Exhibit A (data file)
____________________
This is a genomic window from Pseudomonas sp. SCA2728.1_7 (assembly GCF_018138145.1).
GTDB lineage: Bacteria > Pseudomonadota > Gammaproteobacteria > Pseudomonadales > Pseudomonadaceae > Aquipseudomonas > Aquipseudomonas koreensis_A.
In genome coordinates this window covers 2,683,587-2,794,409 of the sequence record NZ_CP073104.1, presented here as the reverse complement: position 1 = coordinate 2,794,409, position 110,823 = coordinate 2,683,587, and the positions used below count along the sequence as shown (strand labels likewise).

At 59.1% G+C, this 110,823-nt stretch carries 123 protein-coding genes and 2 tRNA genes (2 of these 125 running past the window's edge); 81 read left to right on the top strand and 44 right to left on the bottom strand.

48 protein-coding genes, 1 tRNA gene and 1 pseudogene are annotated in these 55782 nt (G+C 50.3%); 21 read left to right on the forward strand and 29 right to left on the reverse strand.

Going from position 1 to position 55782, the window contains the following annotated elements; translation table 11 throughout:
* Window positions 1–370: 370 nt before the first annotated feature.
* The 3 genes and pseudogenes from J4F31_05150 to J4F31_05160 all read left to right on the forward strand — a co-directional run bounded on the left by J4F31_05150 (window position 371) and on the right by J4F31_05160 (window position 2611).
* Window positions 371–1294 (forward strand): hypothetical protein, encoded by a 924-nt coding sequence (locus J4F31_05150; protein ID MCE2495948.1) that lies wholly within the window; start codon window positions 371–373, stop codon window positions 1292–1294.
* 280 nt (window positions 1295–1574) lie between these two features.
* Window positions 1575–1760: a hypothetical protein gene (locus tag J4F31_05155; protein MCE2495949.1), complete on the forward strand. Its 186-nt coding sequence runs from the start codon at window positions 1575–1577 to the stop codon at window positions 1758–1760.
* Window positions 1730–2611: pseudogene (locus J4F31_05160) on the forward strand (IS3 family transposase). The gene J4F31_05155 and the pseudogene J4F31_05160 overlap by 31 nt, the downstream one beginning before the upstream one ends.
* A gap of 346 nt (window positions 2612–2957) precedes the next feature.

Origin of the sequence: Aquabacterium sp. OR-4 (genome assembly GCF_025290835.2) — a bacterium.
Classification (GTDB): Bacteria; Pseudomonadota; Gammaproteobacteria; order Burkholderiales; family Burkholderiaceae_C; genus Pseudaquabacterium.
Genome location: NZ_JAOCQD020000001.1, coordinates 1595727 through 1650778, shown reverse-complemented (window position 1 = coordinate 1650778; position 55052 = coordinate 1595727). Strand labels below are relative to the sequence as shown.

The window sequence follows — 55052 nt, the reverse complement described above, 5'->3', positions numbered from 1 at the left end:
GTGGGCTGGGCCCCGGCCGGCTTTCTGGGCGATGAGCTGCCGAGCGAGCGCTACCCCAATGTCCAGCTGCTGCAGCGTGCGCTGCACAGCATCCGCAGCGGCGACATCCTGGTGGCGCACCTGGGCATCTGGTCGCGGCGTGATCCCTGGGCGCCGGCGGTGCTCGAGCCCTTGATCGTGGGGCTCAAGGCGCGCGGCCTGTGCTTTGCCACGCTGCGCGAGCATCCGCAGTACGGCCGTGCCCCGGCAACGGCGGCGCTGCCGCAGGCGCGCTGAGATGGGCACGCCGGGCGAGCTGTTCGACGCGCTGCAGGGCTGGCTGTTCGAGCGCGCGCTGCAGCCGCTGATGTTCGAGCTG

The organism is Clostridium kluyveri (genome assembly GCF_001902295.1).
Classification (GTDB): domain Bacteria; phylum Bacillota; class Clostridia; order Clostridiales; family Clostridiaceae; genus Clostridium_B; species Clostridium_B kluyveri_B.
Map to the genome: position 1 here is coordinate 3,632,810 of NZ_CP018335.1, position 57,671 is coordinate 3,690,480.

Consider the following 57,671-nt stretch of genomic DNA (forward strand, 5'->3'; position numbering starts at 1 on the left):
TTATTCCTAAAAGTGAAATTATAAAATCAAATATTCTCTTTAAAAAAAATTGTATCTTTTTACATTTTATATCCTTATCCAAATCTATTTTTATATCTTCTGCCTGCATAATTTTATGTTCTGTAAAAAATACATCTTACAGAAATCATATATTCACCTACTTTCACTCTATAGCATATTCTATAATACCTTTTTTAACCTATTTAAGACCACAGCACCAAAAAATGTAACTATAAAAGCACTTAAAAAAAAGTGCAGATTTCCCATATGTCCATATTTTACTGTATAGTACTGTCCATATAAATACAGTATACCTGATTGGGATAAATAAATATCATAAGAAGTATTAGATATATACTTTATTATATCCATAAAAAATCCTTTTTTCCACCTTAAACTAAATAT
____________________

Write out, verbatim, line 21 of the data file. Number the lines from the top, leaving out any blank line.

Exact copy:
Map to the genome: position 1 here is coordinate 3,632,810 of NZ_CP018335.1, position 57,671 is coordinate 3,690,480.